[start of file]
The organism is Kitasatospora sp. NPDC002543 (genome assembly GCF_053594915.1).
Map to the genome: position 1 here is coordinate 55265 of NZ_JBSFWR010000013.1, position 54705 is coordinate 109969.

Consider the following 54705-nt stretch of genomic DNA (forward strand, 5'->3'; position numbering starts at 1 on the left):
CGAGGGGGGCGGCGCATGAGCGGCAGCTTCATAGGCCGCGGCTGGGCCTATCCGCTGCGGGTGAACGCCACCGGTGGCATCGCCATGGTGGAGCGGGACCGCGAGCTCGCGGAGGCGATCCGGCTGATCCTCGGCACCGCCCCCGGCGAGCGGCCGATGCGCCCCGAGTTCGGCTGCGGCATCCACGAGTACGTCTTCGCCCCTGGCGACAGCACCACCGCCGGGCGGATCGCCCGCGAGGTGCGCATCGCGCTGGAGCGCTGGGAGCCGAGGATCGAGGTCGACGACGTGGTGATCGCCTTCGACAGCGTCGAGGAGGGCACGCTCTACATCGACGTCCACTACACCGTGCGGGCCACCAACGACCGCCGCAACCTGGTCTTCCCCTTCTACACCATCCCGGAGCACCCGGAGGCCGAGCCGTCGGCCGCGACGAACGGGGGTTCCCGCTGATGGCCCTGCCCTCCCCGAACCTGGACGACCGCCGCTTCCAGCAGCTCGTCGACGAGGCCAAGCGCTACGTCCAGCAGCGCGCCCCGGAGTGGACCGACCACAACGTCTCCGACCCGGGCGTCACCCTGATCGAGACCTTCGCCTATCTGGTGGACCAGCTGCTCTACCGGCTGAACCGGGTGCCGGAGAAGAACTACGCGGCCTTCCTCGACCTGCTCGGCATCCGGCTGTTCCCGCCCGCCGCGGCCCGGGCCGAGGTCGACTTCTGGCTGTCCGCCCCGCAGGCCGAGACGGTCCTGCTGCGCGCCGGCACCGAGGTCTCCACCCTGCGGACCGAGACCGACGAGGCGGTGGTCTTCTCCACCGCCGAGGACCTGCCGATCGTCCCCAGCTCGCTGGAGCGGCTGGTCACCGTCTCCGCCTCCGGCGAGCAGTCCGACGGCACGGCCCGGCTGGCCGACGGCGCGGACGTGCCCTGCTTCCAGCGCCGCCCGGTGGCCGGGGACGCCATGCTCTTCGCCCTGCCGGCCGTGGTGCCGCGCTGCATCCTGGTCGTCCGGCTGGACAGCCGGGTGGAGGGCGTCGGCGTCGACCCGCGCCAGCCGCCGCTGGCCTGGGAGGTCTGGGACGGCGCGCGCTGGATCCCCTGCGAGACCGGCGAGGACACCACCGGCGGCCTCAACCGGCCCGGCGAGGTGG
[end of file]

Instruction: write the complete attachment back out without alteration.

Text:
The organism is Kitasatospora sp. NPDC002543 (genome assembly GCF_053594915.1).
Map to the genome: position 1 here is coordinate 55265 of NZ_JBSFWR010000013.1, position 54705 is coordinate 109969.

Consider the following 54705-nt stretch of genomic DNA (forward strand, 5'->3'; position numbering starts at 1 on the left):
CGAGGGGGGCGGCGCATGAGCGGCAGCTTCATAGGCCGCGGCTGGGCCTATCCGCTGCGGGTGAACGCCACCGGTGGCATCGCCATGGTGGAGCGGGACCGCGAGCTCGCGGAGGCGATCCGGCTGATCCTCGGCACCGCCCCCGGCGAGCGGCCGATGCGCCCCGAGTTCGGCTGCGGCATCCACGAGTACGTCTTCGCCCCTGGCGACAGCACCACCGCCGGGCGGATCGCCCGCGAGGTGCGCATCGCGCTGGAGCGCTGGGAGCCGAGGATCGAGGTCGACGACGTGGTGATCGCCTTCGACAGCGTCGAGGAGGGCACGCTCTACATCGACGTCCACTACACCGTGCGGGCCACCAACGACCGCCGCAACCTGGTCTTCCCCTTCTACACCATCCCGGAGCACCCGGAGGCCGAGCCGTCGGCCGCGACGAACGGGGGTTCCCGCTGATGGCCCTGCCCTCCCCGAACCTGGACGACCGCCGCTTCCAGCAGCTCGTCGACGAGGCCAAGCGCTACGTCCAGCAGCGCGCCCCGGAGTGGACCGACCACAACGTCTCCGACCCGGGCGTCACCCTGATCGAGACCTTCGCCTATCTGGTGGACCAGCTGCTCTACCGGCTGAACCGGGTGCCGGAGAAGAACTACGCGGCCTTCCTCGACCTGCTCGGCATCCGGCTGTTCCCGCCCGCCGCGGCCCGGGCCGAGGTCGACTTCTGGCTGTCCGCCCCGCAGGCCGAGACGGTCCTGCTGCGCGCCGGCACCGAGGTCTCCACCCTGCGGACCGAGACCGACGAGGCGGTGGTCTTCTCCACCGCCGAGGACCTGCCGATCGTCCCCAGCTCGCTGGAGCGGCTGGTCACCGTCTCCGCCTCCGGCGAGCAGTCCGACGGCACGGCCCGGCTGGCCGACGGCGCGGACGTGCCCTGCTTCCAGCGCCGCCCGGTGGCCGGGGACGCCATGCTCTTCGCCCTGCCGGCCGTGGTGCCGCGCTGCATCCTGGTCGTCCGGCTGGACAGCCGGGTGGAGGGCGTCGGCGTCGACCCGCGCCAGCCGCCGCTGGCCTGGGAGGTCTGGGACGGCGCGCGCTGGATCCCCTGCGAGACCGGCGAGGACACCACCGGCGGCCTCAACCGGCCCGGCGAGGTGG